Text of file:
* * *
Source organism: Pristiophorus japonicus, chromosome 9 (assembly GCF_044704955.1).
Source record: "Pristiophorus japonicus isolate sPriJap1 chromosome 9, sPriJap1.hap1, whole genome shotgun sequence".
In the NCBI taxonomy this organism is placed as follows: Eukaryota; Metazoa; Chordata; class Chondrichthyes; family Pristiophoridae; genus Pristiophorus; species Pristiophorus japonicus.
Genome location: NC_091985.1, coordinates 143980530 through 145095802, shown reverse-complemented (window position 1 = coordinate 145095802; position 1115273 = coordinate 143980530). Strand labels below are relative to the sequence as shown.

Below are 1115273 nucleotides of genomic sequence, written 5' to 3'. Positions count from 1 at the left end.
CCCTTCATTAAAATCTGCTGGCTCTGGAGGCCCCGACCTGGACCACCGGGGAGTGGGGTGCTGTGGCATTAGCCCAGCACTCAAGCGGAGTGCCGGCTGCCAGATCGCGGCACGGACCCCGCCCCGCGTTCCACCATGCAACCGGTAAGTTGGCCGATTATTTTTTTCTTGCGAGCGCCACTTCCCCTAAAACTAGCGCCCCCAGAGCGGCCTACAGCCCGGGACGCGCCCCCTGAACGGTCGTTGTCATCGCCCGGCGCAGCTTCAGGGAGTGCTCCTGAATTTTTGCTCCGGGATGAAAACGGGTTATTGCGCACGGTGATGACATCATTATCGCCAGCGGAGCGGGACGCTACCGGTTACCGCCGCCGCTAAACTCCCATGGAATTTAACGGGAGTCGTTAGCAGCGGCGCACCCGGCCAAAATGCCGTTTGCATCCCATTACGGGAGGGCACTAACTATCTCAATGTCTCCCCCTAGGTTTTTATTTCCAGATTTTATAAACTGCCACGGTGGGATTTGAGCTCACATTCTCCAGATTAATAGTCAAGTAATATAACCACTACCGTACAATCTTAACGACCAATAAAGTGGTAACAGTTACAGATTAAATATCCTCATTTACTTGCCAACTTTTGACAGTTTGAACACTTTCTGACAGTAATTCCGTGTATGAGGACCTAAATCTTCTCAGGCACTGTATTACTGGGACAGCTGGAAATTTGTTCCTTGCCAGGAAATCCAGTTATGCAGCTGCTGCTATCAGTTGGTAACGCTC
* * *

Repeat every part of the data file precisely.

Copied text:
Source organism: Pristiophorus japonicus, chromosome 9 (assembly GCF_044704955.1).
Source record: "Pristiophorus japonicus isolate sPriJap1 chromosome 9, sPriJap1.hap1, whole genome shotgun sequence".
In the NCBI taxonomy this organism is placed as follows: Eukaryota; Metazoa; Chordata; class Chondrichthyes; family Pristiophoridae; genus Pristiophorus; species Pristiophorus japonicus.
Genome location: NC_091985.1, coordinates 143980530 through 145095802, shown reverse-complemented (window position 1 = coordinate 145095802; position 1115273 = coordinate 143980530). Strand labels below are relative to the sequence as shown.

Below are 1115273 nucleotides of genomic sequence, written 5' to 3'. Positions count from 1 at the left end.
CCCTTCATTAAAATCTGCTGGCTCTGGAGGCCCCGACCTGGACCACCGGGGAGTGGGGTGCTGTGGCATTAGCCCAGCACTCAAGCGGAGTGCCGGCTGCCAGATCGCGGCACGGACCCCGCCCCGCGTTCCACCATGCAACCGGTAAGTTGGCCGATTATTTTTTTCTTGCGAGCGCCACTTCCCCTAAAACTAGCGCCCCCAGAGCGGCCTACAGCCCGGGACGCGCCCCCTGAACGGTCGTTGTCATCGCCCGGCGCAGCTTCAGGGAGTGCTCCTGAATTTTTGCTCCGGGATGAAAACGGGTTATTGCGCACGGTGATGACATCATTATCGCCAGCGGAGCGGGACGCTACCGGTTACCGCCGCCGCTAAACTCCCATGGAATTTAACGGGAGTCGTTAGCAGCGGCGCACCCGGCCAAAATGCCGTTTGCATCCCATTACGGGAGGGCACTAACTATCTCAATGTCTCCCCCTAGGTTTTTATTTCCAGATTTTATAAACTGCCACGGTGGGATTTGAGCTCACATTCTCCAGATTAATAGTCAAGTAATATAACCACTACCGTACAATCTTAACGACCAATAAAGTGGTAACAGTTACAGATTAAATATCCTCATTTACTTGCCAACTTTTGACAGTTTGAACACTTTCTGACAGTAATTCCGTGTATGAGGACCTAAATCTTCTCAGGCACTGTATTACTGGGACAGCTGGAAATTTGTTCCTTGCCAGGAAATCCAGTTATGCAGCTGCTGCTATCAGTTGGTAACGCTC